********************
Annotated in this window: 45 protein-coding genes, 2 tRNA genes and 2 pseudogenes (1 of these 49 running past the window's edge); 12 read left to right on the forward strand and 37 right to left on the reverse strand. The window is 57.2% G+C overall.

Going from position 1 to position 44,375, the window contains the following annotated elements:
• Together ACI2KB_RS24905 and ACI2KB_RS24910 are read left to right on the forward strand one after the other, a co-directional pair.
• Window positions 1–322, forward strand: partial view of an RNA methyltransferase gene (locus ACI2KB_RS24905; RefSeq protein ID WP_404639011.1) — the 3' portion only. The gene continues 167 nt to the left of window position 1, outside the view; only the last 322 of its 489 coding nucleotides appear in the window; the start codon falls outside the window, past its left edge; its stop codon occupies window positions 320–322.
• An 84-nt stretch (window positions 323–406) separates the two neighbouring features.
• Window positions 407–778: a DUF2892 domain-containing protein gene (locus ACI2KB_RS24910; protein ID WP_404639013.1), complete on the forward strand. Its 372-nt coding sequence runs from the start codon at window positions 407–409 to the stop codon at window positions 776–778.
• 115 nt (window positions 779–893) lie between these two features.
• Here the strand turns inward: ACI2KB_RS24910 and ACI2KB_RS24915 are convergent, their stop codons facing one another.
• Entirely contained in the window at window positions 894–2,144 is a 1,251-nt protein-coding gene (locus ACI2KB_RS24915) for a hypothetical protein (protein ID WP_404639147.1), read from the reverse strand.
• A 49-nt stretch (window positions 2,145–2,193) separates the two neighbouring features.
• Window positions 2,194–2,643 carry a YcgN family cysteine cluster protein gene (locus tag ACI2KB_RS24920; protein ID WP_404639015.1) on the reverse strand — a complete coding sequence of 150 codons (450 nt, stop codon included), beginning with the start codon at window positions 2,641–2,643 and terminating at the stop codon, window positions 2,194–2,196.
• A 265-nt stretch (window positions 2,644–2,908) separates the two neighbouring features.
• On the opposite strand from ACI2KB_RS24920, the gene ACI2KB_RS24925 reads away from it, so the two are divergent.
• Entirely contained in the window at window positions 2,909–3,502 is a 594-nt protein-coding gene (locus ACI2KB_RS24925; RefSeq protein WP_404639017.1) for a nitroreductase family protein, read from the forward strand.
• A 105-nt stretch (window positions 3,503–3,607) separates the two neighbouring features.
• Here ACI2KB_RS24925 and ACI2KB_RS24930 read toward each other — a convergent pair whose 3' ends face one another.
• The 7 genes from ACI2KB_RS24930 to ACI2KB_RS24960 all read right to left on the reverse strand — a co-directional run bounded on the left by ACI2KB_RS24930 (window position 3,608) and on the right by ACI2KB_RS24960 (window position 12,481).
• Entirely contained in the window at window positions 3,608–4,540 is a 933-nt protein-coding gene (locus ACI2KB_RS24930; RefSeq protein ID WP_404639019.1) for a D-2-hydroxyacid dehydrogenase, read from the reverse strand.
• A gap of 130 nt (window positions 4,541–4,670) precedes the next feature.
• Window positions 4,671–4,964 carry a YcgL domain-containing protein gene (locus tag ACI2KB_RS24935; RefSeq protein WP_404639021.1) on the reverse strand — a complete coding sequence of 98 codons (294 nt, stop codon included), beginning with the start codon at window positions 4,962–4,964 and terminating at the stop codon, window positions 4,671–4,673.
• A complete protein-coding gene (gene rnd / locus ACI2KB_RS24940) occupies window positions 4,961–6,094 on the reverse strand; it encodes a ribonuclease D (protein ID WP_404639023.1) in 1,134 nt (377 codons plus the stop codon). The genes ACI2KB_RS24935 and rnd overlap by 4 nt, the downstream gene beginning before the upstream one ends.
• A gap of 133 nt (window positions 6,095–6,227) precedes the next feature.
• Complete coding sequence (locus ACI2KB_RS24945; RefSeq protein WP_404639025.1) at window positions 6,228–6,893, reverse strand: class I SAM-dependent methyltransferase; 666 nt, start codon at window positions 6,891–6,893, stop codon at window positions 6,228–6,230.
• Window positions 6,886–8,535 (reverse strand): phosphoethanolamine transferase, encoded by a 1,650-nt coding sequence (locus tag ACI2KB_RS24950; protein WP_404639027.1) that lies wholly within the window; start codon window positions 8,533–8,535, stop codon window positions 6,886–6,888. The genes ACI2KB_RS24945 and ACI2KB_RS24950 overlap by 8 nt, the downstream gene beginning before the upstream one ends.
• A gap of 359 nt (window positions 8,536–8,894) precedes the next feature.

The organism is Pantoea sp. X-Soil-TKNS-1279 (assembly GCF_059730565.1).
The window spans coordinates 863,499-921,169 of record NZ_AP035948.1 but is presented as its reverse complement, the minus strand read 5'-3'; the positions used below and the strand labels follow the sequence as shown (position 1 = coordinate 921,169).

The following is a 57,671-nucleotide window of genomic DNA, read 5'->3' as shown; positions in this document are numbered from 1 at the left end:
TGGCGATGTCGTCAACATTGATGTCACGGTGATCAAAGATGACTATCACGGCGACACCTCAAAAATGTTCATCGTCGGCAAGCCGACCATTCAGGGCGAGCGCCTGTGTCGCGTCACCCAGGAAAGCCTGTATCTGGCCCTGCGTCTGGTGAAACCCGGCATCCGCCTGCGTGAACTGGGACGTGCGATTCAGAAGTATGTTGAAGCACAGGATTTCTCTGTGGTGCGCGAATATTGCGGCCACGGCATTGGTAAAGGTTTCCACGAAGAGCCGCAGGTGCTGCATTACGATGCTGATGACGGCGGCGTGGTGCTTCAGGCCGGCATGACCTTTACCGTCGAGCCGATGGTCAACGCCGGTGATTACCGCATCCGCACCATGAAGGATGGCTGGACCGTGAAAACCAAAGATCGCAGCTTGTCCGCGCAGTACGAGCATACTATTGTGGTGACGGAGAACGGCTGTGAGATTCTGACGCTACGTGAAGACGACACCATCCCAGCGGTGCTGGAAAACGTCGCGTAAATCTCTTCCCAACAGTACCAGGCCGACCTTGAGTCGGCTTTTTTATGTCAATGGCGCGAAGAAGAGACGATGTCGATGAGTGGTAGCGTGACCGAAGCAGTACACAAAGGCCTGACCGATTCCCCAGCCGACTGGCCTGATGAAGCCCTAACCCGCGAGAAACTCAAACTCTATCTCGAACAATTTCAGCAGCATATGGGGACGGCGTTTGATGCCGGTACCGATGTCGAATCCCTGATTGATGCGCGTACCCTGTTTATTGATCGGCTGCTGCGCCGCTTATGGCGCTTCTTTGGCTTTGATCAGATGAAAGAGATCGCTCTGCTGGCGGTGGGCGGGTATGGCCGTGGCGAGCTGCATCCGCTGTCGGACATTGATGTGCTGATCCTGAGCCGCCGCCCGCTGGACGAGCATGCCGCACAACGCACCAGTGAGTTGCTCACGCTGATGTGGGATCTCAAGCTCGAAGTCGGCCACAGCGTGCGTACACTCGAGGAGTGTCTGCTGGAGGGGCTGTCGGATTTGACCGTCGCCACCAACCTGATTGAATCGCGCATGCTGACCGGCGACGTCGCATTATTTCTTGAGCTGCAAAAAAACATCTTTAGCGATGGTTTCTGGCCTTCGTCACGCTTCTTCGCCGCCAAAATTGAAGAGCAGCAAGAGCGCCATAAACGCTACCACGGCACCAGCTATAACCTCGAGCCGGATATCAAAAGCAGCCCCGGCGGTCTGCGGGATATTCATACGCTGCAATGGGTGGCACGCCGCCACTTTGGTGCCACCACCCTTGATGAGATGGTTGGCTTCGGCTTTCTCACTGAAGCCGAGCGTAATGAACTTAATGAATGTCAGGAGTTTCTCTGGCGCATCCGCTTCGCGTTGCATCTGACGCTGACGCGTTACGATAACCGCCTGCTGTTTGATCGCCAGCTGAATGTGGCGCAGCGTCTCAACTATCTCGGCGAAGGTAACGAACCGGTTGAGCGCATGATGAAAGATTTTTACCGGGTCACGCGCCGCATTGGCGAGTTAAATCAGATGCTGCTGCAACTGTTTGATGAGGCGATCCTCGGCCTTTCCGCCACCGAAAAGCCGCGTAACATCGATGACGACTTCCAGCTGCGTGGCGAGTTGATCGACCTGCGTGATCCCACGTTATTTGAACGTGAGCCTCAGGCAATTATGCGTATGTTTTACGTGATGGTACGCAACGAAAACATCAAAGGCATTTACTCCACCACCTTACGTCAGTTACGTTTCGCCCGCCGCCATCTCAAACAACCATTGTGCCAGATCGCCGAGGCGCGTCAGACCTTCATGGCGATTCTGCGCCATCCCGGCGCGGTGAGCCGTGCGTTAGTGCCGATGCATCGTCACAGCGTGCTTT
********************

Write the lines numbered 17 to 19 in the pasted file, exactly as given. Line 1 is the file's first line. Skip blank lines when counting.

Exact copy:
• The 7 genes from ACI2KB_RS24930 to ACI2KB_RS24960 all read right to left on the reverse strand — a co-directional run bounded on the left by ACI2KB_RS24930 (window position 3,608) and on the right by ACI2KB_RS24960 (window position 12,481).
• Entirely contained in the window at window positions 3,608–4,540 is a 933-nt protein-coding gene (locus ACI2KB_RS24930; RefSeq protein ID WP_404639019.1) for a D-2-hydroxyacid dehydrogenase, read from the reverse strand.
• A gap of 130 nt (window positions 4,541–4,670) precedes the next feature.